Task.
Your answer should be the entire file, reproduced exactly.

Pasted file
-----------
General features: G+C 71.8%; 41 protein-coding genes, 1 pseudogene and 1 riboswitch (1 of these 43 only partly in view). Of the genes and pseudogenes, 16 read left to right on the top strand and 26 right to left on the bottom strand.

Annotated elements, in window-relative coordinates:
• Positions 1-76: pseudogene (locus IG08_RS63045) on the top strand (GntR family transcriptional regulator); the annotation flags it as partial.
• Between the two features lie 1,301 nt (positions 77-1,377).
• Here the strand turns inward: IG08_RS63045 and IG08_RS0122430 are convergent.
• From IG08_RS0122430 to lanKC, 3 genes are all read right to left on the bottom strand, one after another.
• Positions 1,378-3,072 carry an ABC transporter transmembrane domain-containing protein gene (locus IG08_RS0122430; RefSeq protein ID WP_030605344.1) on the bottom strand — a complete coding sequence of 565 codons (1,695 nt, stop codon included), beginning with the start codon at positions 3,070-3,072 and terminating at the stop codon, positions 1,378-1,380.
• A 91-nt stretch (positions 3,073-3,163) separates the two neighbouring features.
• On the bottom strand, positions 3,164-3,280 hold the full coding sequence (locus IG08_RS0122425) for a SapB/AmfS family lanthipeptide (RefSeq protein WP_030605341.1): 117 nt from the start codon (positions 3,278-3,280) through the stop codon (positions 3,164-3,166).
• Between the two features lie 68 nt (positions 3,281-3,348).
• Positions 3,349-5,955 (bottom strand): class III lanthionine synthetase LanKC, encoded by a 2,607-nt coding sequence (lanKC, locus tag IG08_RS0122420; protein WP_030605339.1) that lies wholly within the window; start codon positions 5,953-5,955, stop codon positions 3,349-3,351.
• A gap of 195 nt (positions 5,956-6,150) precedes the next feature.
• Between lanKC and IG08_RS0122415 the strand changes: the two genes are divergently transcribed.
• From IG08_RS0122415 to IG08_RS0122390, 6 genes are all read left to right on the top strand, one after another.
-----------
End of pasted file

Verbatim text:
General features: G+C 71.8%; 41 protein-coding genes, 1 pseudogene and 1 riboswitch (1 of these 43 only partly in view). Of the genes and pseudogenes, 16 read left to right on the top strand and 26 right to left on the bottom strand.

Annotated elements, in window-relative coordinates:
• Positions 1-76: pseudogene (locus IG08_RS63045) on the top strand (GntR family transcriptional regulator); the annotation flags it as partial.
• Between the two features lie 1,301 nt (positions 77-1,377).
• Here the strand turns inward: IG08_RS63045 and IG08_RS0122430 are convergent.
• From IG08_RS0122430 to lanKC, 3 genes are all read right to left on the bottom strand, one after another.
• Positions 1,378-3,072 carry an ABC transporter transmembrane domain-containing protein gene (locus IG08_RS0122430; RefSeq protein ID WP_030605344.1) on the bottom strand — a complete coding sequence of 565 codons (1,695 nt, stop codon included), beginning with the start codon at positions 3,070-3,072 and terminating at the stop codon, positions 1,378-1,380.
• A 91-nt stretch (positions 3,073-3,163) separates the two neighbouring features.
• On the bottom strand, positions 3,164-3,280 hold the full coding sequence (locus IG08_RS0122425) for a SapB/AmfS family lanthipeptide (RefSeq protein WP_030605341.1): 117 nt from the start codon (positions 3,278-3,280) through the stop codon (positions 3,164-3,166).
• Between the two features lie 68 nt (positions 3,281-3,348).
• Positions 3,349-5,955 (bottom strand): class III lanthionine synthetase LanKC, encoded by a 2,607-nt coding sequence (lanKC, locus tag IG08_RS0122420; protein WP_030605339.1) that lies wholly within the window; start codon positions 5,953-5,955, stop codon positions 3,349-3,351.
• A gap of 195 nt (positions 5,956-6,150) precedes the next feature.
• Between lanKC and IG08_RS0122415 the strand changes: the two genes are divergently transcribed.
• From IG08_RS0122415 to IG08_RS0122390, 6 genes are all read left to right on the top strand, one after another.